Swedish Supreme Administrative Court rules on the criteria for optional taxation for lease of property
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Swedish Supreme Administrative Court rules on the criteria for optional taxation for lease of property

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Henrik Jonsson of KPMG Sweden, who represented the client in the Supreme Administrative Court case discussed in this article, says the ruling is much appreciated and will have positive effects for leases.


As a main rule, the lease of whole buildings and specific premises in a building is VAT exempt in Sweden. However, when leasing the premises to a tenant for use in the tenant’s business subject to VAT, the landlord may opt to charge VAT on the lease.

By opting to charge VAT on the lease, the landlord is entitled to recover input VAT on costs for the letting; for example, VAT on capital expenses and operating expenses for the building. If there is no optional VAT liability, the landlord may not recover input VAT on its costs. The landlord must then compensate for its costs of the non-recoverable VAT via a higher price of the lease. For tenants conducting business subject to VAT, this undisclosed VAT will thus be an indirect cost that otherwise could have been recovered via input VAT claims.

The Swedish system with optional VAT liability aims to eliminate the negative effects of non-recoverable input VAT.

To be able to opt for VAT, certain criteria must be met. For instance, the premises leased must be continuously used in a business subject to VAT. In the Swedish Tax Agency’s view, the continuous use requirement means that only one tenant can use the premises under the lease period. If more than one tenant were to use the premises in question, optional VAT liability would be rejected.

This has led to great uncertainty and restraints in, for example, group internal leases, where two or more group entities share the office space.

The Tax Agency’s view has also hindered landlords from agreeing to more flexible and resource-efficient forms of lease agreements, because the cost of the non-recoverable input VAT has been too high.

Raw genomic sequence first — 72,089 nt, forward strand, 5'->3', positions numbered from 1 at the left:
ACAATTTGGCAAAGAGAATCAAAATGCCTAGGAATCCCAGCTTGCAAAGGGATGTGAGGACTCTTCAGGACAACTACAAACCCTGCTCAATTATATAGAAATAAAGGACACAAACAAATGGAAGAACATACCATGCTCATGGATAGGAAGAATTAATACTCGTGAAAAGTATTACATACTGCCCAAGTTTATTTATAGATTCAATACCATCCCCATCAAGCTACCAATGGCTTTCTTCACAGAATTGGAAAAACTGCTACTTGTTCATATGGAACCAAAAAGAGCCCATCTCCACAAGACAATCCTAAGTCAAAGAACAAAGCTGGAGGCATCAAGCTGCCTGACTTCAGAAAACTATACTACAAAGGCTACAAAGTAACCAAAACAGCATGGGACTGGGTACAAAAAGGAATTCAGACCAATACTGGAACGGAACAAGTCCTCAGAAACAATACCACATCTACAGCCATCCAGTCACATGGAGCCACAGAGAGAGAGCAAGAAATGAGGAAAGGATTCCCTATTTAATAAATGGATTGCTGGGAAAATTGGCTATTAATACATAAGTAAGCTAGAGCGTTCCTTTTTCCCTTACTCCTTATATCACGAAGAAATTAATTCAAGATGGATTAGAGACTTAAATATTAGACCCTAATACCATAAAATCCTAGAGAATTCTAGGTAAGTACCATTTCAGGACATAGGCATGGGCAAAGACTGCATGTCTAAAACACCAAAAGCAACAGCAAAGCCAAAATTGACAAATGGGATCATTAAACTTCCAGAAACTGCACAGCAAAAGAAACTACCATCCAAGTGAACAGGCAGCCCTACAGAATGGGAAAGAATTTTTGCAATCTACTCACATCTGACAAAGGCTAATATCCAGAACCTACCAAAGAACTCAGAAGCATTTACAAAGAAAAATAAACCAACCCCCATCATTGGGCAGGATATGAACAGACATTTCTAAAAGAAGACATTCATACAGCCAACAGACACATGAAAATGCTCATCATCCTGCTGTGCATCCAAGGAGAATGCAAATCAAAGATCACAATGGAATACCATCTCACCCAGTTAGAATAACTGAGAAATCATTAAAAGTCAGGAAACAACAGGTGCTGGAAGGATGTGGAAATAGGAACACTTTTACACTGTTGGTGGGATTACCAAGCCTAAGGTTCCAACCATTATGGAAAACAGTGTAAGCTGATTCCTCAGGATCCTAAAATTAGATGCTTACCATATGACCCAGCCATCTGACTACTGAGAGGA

The case in the Supreme Administrative Court

A company had erected a new building and claimed input VAT recovery on the costs. The building was to be rented out for joint use by three parties. Neither of the parties could afford, or had the need, to use the newly erected building on its own when they jointly agreed to lease the building.

The lease was structured in such a way that the company owning the building leased it out under a 10-year lease agreement with optional VAT liability to one of the parties, which, in turn, entered into 10-year lease agreements with the other two parties, also under optional VAT liability. All three parties also entered into an agreement covering the details of the parties’ joint use of the building, and how the costs for the building leased should be distributed between the parties.

Following an inquiry into the company owning the building, the Tax Agency rejected the input VAT claimed by the owner. The Tax Agency claimed that the criteria for optional VAT liability were not met. The reason given was that the building was used by more than one tenant, which meant that the building could not be deemed to be continuously used in a business subject to VAT.

With the representation of the author, the client appealed the Tax Agency’s decision through the Swedish administrative court system all the way up to the Supreme Administrative Court.

The company argued that the requirement for continuous use did not hinder more than one tenant, all conducting business subject to VAT, from jointly using the premises.

The Supreme Administrative Court’s conclusion

In its conclusion, the Supreme Administrative Court agreed with the company’s argument that the premises should be considered used continuously in a business subject to VAT even though more than one tenant jointly used the premises. Therefore, the criteria for optional VAT liability were met.

KPMG’s comment

The ruling is much appreciated and will have positive effects for leases, especially for more modern uses of premises, such as office sharing and other joint lease agreements.

Also, there has previously been great uncertainty and risk involved in the VAT treatment for leases where two or more group entities jointly use office space. This uncertainty and risk can now be resolved.

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